In the course of business, it is expected that business owners or representatives will try and market their goods and services in a way that causes others to enter into contracts or purchase those goods and services. When this happens through legitimate competitive offers, there is usually no problem with the tactics used, even if there was aggressive marketing used. However, in some cases the methods used to attract clients and business partners can lead to a lawsuit for misrepresentation.
There are two broad categories of misrepresentation in the business context in Florida: negligent misrepresentation and intentional misrepresentation. In order to succeed on a negligent misrepresentation claim, the plaintiff must prove that:
- The defendant misrepresented a material fact;
- The defendants should have known the representation was false;
- The defendants intended to induce the plaintiff to act on the misrepresentation; and
- The plaintiff acted in justifiable reliance on the misrepresentation causing injury (usually financial loss.)
Intentional misrepresentation is sometimes referred to as fraud. To make a case for intentional misrepresentation, the plaintiff has to show that:
- The defendant made a false statement concerning a material fact;
- The defendant knew that the statement he was making was false;
- The defendant made the statement with the intention that the representation induce another (the plaintiff) to act on it; and,
- The plaintiff suffered an injury after acting in reliance on the representation.
As can be seen when looking at the elements, these two causes of action are similar with the exception of the intent of the person who is making the misrepresentation. In order to make sure that you are filing the right claim and will be able to provide evidence on each element, consultation with an experienced attorney is key. When a plaintiff fails to make the right allegations to support his claim, the case can get dismissed before it really starts.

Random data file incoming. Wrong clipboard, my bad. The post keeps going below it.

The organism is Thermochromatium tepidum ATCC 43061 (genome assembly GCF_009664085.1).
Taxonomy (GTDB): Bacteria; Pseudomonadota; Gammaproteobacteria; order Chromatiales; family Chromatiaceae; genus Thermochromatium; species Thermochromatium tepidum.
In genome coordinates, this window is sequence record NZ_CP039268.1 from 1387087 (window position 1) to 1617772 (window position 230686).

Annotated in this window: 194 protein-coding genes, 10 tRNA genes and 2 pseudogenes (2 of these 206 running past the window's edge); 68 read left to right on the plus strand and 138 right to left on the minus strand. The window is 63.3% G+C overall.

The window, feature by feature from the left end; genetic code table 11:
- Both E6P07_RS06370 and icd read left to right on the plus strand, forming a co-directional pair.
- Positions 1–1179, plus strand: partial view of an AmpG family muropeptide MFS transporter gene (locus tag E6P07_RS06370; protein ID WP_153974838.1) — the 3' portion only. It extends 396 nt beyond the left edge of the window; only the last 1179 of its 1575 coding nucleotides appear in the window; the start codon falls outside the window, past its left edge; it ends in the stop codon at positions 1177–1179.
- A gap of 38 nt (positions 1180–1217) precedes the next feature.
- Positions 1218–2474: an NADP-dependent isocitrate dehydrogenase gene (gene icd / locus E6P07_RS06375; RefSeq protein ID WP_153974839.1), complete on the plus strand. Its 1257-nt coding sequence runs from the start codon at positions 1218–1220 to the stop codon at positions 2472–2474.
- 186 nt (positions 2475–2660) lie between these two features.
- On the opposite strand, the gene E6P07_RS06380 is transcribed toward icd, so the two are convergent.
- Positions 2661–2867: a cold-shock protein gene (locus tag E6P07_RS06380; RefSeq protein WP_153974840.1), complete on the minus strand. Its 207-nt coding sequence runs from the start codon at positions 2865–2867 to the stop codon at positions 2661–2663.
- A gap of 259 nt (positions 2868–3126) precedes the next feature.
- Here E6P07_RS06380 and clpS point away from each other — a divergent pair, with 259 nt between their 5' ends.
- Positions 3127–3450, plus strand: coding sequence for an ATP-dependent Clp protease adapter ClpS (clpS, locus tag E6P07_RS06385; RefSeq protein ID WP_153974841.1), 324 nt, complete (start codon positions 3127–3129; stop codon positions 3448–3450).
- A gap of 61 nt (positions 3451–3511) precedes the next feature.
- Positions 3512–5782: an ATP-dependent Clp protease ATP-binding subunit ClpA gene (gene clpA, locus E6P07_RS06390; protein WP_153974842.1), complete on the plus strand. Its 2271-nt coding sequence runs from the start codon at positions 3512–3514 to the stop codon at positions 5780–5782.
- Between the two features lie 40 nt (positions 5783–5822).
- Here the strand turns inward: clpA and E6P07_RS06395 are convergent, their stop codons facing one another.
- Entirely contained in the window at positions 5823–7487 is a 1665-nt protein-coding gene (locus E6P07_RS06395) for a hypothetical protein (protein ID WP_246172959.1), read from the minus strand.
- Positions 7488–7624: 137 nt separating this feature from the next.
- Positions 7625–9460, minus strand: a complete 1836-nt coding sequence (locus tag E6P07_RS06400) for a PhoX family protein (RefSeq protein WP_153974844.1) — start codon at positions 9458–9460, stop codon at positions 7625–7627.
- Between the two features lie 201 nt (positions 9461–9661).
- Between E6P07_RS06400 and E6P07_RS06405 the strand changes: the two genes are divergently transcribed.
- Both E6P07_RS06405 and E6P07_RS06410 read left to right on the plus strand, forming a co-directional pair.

Whether the false statement was regarding a material fact is a question that is decided by the trier of fact, that is, the judge or jury. Opinions are not considered material facts for the purpose of proving misrepresentation. However, in some cases, if a person has some specialized knowledge in a subject, a representation he makes may be viewed as fact and not merely opinion.
Clients or consumers can also sue a business for misrepresentation if the information the business provided in order to get the consumer to make a purchase turned out to be false or misleading. The failure to investigate the truth of a misrepresented statement does not affect a claimant’s case or ability to sue in every case. The circumstances surrounding the misrepresentation are very important and there are various factual questions that the court has to iron out before the case is over.
Contact an Experienced Business Attorney
If you have suffered losses because another person or business interfered with your business by misrepresenting information in order to negatively affect your business, you may have a claim against the person or business. For more information, contact an experienced business attorney at Vocelle & Berg, LLP, in Vero Beach, Florida for a free consultation.